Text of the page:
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Class of 2023: Bailey Mullen

In her four years on the Hill, English and Theatre Arts major Bailey Mullen discovered a love for in-depth research. From supporting Professor Paul Zajac with bibliographies for his newest book, to writing and performing in a historical play, Bailey stepped out of her comfort zone and into the spotlight as a student. A record-breaking cross country and track runner, Bailey is crossing the finish line and joining a local law firm as a researcher post-graduation.

Bailey Mullen - Class of 2023

Bailey Mullen is an English and Theatre Arts major from Baltimore.

When I took my first step on the Hill, I was: Actually about 11 or 12 years old. My older brother had come to McDaniel for a high school summer choir camp, so I tagged along with my mom to pick him up and drop him off. I had always enjoyed the feel of the campus, even from that age. So, when I began my college search, McDaniel was on my list due to familiarity. On the day of my official college visit to McDaniel, I remember feeling just as comfortable as I did when I was a child. Feeling this way was one of the defining factors in choosing McDaniel as the place I wanted to spend my next four years.

The me who will ring the Old Main bell on Commencement Day is: Someone who has taken chances and learned the value of trusting in myself. Instead of making choices for other people, I learned to make choices for myself and make the person I want to become proud. Coming into McDaniel, I felt the need to continue doing what made me comfortable. However, I learned to appreciate being uncomfortable. Whether that be taking a class that would challenge me, or joining a new sport, I found who I was through believing that I could handle something new.

Overall, my experiences here have shown me that growing and learning doesn’t have to be a linear process. The challenges I’ve faced, whether it be in the classroom or just in finding myself, work together for a greater outcome.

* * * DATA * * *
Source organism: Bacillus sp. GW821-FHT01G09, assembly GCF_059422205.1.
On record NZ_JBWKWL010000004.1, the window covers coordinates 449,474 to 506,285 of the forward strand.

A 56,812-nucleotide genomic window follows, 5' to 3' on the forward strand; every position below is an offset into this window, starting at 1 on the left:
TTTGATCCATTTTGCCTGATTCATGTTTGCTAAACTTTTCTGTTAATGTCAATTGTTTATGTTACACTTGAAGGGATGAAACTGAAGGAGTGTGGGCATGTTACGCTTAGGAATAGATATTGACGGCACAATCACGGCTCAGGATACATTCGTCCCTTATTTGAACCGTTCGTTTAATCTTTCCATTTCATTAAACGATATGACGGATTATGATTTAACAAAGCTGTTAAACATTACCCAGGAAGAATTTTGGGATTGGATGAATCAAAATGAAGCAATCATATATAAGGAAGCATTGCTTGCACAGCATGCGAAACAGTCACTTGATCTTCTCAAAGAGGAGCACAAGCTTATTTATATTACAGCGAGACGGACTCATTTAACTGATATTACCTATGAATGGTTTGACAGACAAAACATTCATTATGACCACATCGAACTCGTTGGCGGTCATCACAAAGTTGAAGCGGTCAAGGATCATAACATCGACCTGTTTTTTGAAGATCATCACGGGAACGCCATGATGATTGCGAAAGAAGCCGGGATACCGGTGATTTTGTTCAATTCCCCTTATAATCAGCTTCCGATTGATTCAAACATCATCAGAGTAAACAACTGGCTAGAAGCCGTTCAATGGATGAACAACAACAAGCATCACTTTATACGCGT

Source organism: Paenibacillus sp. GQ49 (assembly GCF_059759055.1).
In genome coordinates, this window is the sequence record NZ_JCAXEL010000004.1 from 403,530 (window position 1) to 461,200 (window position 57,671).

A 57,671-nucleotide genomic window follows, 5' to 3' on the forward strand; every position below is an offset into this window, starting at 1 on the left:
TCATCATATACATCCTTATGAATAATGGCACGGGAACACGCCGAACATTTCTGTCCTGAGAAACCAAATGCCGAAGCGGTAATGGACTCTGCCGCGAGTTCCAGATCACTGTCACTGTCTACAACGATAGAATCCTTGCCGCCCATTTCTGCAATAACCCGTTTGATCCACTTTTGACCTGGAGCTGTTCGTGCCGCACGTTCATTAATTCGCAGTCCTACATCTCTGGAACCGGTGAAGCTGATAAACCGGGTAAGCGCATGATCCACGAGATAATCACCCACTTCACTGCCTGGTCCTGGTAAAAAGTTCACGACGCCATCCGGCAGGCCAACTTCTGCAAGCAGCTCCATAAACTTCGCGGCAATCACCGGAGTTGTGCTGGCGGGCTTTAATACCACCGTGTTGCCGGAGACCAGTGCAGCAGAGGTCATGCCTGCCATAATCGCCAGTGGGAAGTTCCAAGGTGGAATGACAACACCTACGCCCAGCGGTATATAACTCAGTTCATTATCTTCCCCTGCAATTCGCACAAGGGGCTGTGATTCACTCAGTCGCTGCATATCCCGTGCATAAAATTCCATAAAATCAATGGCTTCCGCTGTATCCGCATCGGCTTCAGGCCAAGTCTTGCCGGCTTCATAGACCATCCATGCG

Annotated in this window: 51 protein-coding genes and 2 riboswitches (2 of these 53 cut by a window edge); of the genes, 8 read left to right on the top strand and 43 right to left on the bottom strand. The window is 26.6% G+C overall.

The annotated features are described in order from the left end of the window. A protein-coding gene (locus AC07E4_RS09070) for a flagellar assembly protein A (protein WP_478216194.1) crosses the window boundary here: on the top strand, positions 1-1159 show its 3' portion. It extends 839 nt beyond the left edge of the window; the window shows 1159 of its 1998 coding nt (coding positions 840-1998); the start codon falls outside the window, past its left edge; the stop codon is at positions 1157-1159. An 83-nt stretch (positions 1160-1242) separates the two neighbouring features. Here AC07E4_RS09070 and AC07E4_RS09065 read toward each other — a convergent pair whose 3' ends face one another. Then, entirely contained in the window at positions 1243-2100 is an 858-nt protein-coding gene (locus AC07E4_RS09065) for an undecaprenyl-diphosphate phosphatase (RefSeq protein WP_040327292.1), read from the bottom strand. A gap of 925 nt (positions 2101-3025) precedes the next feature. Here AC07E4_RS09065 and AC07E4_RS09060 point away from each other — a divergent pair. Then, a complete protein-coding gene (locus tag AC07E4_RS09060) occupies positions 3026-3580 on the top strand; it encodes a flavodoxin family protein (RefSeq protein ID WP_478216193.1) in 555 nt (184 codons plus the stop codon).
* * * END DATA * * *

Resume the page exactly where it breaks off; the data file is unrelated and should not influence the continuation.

Real world experiences: One of my favorite research experiences I had was with Dr. Zajac the summer before my senior year. I helped Dr. Zajac research the William Shakespeare portion of his book. This research assistant position helped prepare me immensely for my senior seminar class, where I would work on my capstone paper. Throughout the process, I read “Henry IV” and “King John” and completed detailed annotated bibliographies on sources relating to peace in Shakespeare’s works. I also engaged in searching through databases to find modern day translations of Desiderius Erasmus’ writings.

I’m so grateful that Dr. Zajac reached out to me and asked me to be his assistant on such an important project, as I was able to learn and grow by working with him. Looking back, I realize how much I was able to accomplish by the end of the summer — I had read two more Shakespeare plays, and practiced research skills that were useful for my research paper I wrote in fall semester!

My aha moment: During my capstone presentation for the English major, I realized that I was a “work in progress” type of student. I reflected on my skill level in the English major during my first year at McDaniel and saw how much I had improved. The projects and assignments I completed during my final year would have been extremely difficult for me as a first-year student. During that final presentation, I realized I had grown significantly since starting my major. What made my capstone the most successful in my opinion wasn’t necessarily the content, but the fact that getting to that point hadn’t been easy for me. Sometimes, I think the students who might struggle or have a lot to learn often end up becoming the most successful by the end of their educational journey.